Talking to Lane Smith on the phone is pretty much the way you imagine it would be. "Hold on a minute," he says, and you hear a commotion. A door opens, there's a brief conversation, Smith laughs, signs for a package and thanks the delivery guy.
"Tomorrow's my birthday," he explains. "Oh, it's from my mom. Maybe there's some canned goods!...
"Now, where were we?"
We were talking about how Smith's mom used to send him packages at college, boxes of canned goods and pajamas that made his roommates chuckle. And we were talking about his latest creation, a salute to old-fashioned print and paper titled, "It's a Book."
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Smith, 51, the best-selling author and illustrator of such children's books as "The Stinky Cheese Man and Other Fairly Stupid Tales," "The Happy Hocky Family" and "John, Paul, George & Ben," will bring his new work and his sardonic sense of humor to Wichita next week.
True to Smith's style, the new picture book is clever and cheeky. And it's already raised ire from some who question whether the book — especially a punchline at the end — is appropriate for kids.
The book features two main characters: a monkey who's trying to read, and a blogging, surfing, modern-age donkey who keeps interrupting him.
"How do you scroll down?" the donkey asks.
"I don't," answers the monkey. "I turn the page."
"Does it need a password?" asks the donkey.
"No," says the monkey. "It's a book."
The donkey is relentless.
"Can it text?"
But here's the deal: Smith doesn't call the donkey a donkey. He calls him a jackass.
And after the monkey spends the entire volume trying to explain the concept of a book, a mouse (a real one, not the computer kind) peeks out from beneath the monkey's porkpie hat and says, "It's a book, jackass."
Smith briefly considered the repercussions of that final gag. But "I thought it was hilarious," he says. "So I wanted to do it.
"And my publisher said, 'Well, it's a Lane Smith book.' So that was reassuring. At least there's been some precedent in my work."
If you listen closely, you can almost hear the giggle.
This is Lane Smith, after all, the guy who cast the Founding Fathers as mischievous kids and claims that "The Three Little Pigs" is the ultimate story of spin control. (Who says that wolf was big and bad? The press, that's who!)
Smith grew up near Tulsa, Okla., the grandson of a Baptist preacher. He remembers catching sunfish with his friend Brian and trying to cook them in his sister's Easy Bake Oven.
At art school in California, "I had this childlike sense about everything I did," he says. "Whenever we were supposed to do some heavy illustration on the bleak economy or murder, I'd do it with teddy bears or something."
Teachers and mentors called his style "European." Smith just found it a little strange, the artistic version of punk rock or Monty Python.
When he rediscovered the work of Dr. Seuss, Maurice Sendak and William Steig, he knew he wanted to create children's books — but not the sweet, cute, traditional kind. Most publishers didn't know what to make of "Stinky Cheese Man," a parody of traditional fairy tales and Smith's first collaboration with author Jon Scieszka, so they rejected it.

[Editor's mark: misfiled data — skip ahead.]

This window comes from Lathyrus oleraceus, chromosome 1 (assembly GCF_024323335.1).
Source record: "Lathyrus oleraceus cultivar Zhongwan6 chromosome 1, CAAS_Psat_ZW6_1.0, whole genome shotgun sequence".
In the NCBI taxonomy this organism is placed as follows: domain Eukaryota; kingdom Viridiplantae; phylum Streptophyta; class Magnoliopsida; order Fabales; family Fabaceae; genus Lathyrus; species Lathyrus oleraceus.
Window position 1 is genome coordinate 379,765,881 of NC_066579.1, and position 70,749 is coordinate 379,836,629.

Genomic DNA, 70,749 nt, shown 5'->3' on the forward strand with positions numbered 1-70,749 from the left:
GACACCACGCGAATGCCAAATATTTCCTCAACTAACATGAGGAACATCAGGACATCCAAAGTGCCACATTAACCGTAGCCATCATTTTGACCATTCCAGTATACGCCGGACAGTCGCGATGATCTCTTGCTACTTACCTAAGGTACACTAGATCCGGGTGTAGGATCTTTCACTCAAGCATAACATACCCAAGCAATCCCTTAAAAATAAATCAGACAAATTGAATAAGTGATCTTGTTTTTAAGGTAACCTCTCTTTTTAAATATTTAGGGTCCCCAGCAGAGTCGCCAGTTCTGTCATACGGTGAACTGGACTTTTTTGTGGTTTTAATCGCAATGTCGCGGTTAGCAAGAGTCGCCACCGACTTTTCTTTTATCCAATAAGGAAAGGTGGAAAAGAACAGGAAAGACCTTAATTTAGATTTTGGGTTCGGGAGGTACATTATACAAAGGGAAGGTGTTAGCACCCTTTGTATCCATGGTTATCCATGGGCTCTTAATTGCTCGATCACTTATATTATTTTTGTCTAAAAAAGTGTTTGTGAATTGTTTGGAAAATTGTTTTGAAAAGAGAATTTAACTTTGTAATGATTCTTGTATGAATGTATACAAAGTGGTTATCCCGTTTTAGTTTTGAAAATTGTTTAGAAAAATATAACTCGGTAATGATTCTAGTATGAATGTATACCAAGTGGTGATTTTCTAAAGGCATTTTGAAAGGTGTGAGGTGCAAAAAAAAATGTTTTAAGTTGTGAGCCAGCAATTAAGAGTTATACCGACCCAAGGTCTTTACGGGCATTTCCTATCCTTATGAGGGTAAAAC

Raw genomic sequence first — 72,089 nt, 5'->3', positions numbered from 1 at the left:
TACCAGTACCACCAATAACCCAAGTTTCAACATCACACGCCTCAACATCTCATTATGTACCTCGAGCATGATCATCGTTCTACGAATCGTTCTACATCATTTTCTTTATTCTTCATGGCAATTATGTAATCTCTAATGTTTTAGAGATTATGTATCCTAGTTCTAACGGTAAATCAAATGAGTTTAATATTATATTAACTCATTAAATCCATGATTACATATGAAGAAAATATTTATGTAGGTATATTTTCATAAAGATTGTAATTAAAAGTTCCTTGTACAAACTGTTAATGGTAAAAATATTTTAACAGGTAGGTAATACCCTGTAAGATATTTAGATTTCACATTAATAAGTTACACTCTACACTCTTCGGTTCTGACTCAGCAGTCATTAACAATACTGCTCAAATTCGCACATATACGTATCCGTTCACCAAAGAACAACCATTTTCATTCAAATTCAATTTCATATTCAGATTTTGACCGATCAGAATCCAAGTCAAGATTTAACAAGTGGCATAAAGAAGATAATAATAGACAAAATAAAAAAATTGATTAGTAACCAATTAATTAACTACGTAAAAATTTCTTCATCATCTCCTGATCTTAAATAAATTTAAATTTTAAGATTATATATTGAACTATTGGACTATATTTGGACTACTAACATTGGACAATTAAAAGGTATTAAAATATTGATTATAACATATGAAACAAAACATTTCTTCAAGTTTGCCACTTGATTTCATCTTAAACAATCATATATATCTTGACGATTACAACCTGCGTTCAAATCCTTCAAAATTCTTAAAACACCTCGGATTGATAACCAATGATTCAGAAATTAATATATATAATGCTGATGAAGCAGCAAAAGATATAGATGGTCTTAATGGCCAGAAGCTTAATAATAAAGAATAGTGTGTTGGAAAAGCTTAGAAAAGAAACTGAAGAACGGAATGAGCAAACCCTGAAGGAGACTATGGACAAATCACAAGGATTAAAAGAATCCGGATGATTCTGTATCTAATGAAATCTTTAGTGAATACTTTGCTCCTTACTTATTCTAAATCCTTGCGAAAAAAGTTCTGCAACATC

Viking opted for "a tentative run, just a few thousand copies," and the books quickly sold out. "It was strictly word-of-mouth from teachers and librarians," he said.
Since then Smith has been called edgy, sarcastic and subversive, descriptions he graciously accepts.
"I wish I could do just kind of a sweet thing. And I start out sometimes doing sweet things, but they just come off kind of goofy," he said. "Then when someone who looks like my Aunt Velma or Aunt Pauline says, 'Ooh, we didn't think that was right,' I say, 'I know, I'm sorry.' "
Smith addressed the latest controversy on his blog, writing, "I'd be remiss if I didn't briefly touch upon the jackass in children's literature."
He shares excerpts from William Steig's "Shrek," Walt Disney's "Pinocchio" and a 19th century Aesop's fable, "An Ass, an Ape and a Mole," all of which feature the questionable word.
"It's a real word. It's the name of a male donkey, and it's been used a number of times in books before," he said.
"If you think your kid's going to run around calling people jackasses, I guess yeah, you have to be careful about that," he said. "But I would say, give it to the same kids who liked my previous books — and their parents."
OK, but... back up. Lane Smith has a blog? That seems incongruous, given the anti-technology theme of "It's a Book."
"I suppose the natural inclination would be that I'm laying down some big message here," he said. "But I just thought it was funny.
"I'm a book guy and a computer guy. ... I would love to eventually design something for the iPad that would be really innovative, something that's not really a movie and not a book, but in between. It's got huge possibilities."
Smith loves his iPhone and iPod. He works in Photoshop. He's more impressed than annoyed when he sees young children on cell phones and laptops. He's not slamming technology, he says. He just doesn't want kids to miss out.
"I love books. I love lining them up on my shelf and looking at them and turning pages and feeling the heavyweight stock," he said. "They're still my favorite thing."